Mind: Path to Thalamus is the emotional aftermath of a careless father, one who dragged his children on trips to chase storms and other extreme weather. It’s a personal crusade that ultimately enacts cascading consequences: a fatal tsunami which swept away the narrator’s sister as he watched from the safety of a tree, his father nowhere to be found. A descent into drunken madness as a result of a broken family and an inability to believe in the truth of a sibling’s death. The narrator blames his father, but also himself, as he too chases extreme weather: the opening scene of the game is a massive tornado in which you must find your own daughter, named prophetically after your sibling.
And thus begins a decade-long coma through which Mind: Path to Thalamus is a journey. As you make your way to the heady metaphor that is a giant tree called Thalamus, the road is paved with obstacles in the form of weather/environment changing abilities. Special areas—marked by gnarled trees, lilies, cairns, or slowly rotating gears—affect fog, night/day, rain, and time, respectively. Stand in their areas—or leave a spindly ball of glowing neurons in them—and the fog will expand, the sun will set, rain will fall, or ruins destroyed by time will grow whole again. Mastering these will be the nuts and bolts of your journey, the tools that let you pass into new areas and build up, more like Portal than Myst.
Each map is nothing short of breathtaking in its complete disregard for spatial logic: chairs sit with their legs against walls, neat rows ordered to the ceiling. Railroad tracks truncate into blinding tunnels. Decaying ruins grow from an endless, ankle-high sea which reflects invisible, walkable segments floating above you. As the hollow avatar of the game’s narrator, you hold down W to move across these mindscapes, explore inner turmoil, solve puzzles, and listen to a voiceover that elucidates regret, dead sisters, drunken fathers, and shame.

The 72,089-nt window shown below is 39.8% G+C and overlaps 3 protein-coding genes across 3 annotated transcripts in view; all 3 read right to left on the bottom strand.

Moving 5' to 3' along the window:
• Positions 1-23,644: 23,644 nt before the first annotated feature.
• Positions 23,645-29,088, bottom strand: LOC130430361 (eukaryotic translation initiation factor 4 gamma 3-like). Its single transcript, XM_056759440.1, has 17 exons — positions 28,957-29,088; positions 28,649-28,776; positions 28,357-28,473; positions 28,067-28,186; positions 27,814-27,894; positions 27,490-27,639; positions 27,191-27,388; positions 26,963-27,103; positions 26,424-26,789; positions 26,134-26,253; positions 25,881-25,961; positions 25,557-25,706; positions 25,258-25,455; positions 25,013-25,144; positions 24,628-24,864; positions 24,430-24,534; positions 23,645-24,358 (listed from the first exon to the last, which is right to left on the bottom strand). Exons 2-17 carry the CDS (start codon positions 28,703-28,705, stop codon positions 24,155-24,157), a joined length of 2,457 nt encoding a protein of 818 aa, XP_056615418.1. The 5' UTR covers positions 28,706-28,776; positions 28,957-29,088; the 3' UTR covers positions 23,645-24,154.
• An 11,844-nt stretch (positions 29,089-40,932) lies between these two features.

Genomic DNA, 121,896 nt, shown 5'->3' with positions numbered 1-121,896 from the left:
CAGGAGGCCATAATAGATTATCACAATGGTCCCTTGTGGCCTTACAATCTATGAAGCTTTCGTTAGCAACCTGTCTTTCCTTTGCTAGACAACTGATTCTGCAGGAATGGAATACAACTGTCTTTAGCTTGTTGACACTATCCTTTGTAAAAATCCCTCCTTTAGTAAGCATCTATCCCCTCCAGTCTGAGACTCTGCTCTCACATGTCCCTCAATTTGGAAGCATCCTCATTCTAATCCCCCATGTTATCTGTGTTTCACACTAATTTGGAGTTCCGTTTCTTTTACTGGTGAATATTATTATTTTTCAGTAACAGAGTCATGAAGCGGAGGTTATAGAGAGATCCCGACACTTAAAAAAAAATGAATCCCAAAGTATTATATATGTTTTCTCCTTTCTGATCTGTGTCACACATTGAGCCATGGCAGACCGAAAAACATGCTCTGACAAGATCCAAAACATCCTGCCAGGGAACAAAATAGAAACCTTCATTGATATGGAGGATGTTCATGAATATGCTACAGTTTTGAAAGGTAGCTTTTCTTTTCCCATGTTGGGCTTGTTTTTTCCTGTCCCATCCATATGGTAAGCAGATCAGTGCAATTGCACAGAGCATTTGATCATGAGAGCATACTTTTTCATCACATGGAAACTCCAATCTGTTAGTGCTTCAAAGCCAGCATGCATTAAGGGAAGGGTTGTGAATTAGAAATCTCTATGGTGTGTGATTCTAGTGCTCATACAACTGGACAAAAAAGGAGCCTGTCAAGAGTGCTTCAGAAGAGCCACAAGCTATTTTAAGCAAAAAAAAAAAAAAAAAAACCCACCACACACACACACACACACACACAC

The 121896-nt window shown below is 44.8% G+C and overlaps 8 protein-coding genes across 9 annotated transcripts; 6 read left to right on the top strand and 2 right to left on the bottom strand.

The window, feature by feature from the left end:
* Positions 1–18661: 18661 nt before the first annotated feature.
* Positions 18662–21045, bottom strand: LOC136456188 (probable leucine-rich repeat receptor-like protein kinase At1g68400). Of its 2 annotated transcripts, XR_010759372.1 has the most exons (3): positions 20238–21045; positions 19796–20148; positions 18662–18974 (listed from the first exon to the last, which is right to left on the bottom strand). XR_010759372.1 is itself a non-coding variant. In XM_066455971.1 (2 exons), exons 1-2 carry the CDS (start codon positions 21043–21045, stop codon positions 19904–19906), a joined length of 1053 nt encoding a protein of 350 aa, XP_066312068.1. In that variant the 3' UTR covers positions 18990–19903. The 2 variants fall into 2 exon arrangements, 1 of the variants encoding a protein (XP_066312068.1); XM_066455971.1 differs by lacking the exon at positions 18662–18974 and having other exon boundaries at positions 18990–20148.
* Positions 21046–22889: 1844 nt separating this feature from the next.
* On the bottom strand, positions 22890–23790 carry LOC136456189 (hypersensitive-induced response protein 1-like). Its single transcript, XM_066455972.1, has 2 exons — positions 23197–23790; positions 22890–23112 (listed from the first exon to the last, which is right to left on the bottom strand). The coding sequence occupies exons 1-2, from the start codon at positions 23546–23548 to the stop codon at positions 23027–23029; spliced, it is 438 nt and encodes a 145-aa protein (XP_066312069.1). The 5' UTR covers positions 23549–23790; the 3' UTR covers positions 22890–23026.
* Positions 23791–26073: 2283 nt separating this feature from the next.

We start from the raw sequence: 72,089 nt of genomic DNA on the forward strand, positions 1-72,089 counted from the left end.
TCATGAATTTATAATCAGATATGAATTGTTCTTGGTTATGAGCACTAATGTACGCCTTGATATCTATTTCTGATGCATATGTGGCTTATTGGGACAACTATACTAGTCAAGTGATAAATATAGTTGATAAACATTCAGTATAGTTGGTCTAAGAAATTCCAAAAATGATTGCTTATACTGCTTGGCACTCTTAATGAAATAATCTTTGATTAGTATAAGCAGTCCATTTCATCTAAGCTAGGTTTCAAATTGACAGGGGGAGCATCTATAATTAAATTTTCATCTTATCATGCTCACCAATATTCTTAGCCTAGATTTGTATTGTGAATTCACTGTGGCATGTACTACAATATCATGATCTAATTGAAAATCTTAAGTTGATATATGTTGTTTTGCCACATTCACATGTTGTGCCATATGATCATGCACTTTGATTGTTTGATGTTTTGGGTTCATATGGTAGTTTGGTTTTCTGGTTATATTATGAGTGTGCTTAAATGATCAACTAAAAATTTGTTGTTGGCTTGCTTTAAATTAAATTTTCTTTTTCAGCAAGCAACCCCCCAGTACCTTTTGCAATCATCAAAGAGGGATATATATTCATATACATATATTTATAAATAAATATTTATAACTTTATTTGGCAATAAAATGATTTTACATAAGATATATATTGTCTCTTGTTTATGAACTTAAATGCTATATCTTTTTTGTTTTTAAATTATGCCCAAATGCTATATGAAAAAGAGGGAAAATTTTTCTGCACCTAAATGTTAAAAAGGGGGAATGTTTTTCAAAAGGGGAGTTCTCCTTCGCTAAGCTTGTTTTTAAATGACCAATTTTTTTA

It’s incredibly ambitious subject matter from a young creator, but at times, it falls somewhat flat. All of this information is delivered in voiceover that pops up at the beginning of levels, whenever you solve a part of a puzzle, and so on, often in ornamental language or via out-of-place references. Awkward, overly poetic phrases make the game feel like a high school where everybody’s really into quoting Neruda to their crushes, compounded by a young voice actor who has a hard time passing for a father, let alone one who has been ravaged by life and death. Entering a cave, with half-hearted conviction: “Into the belly of the beast. Unlike Jonah’s, mine was no big fish, but it was just as frightening, if not more so.” On the beach before that cave: “My alarming lack of a physical presence was too much of an existential threat to handle. So I didn’t.” And further into the cave: “Day and night. Light and darkness. Convenient opposites to explain away complex realities.”
At other times, the game presents the narrative in stunning, affecting manner. I had to take a break when I found myself in the calm center of a tidal wave frozen in time, surrounded by children’s drawings, Zen-garden sand circles, and a solitary, empty swing set, while longing piano notes mingled with the sounds of kid’s laughter. In the deepest recesses of a dark cave I found a crushed child’s bed frame, the pink headboard whole save for a cutout of a heart. Once, in a misplaced stone room rooted in an endless field, I turned a corner to see the soulless windows of a hospital that stretched out of a valley and into a vertical infinity. Inside were two elevators: one clinically empty, the other filled with roses.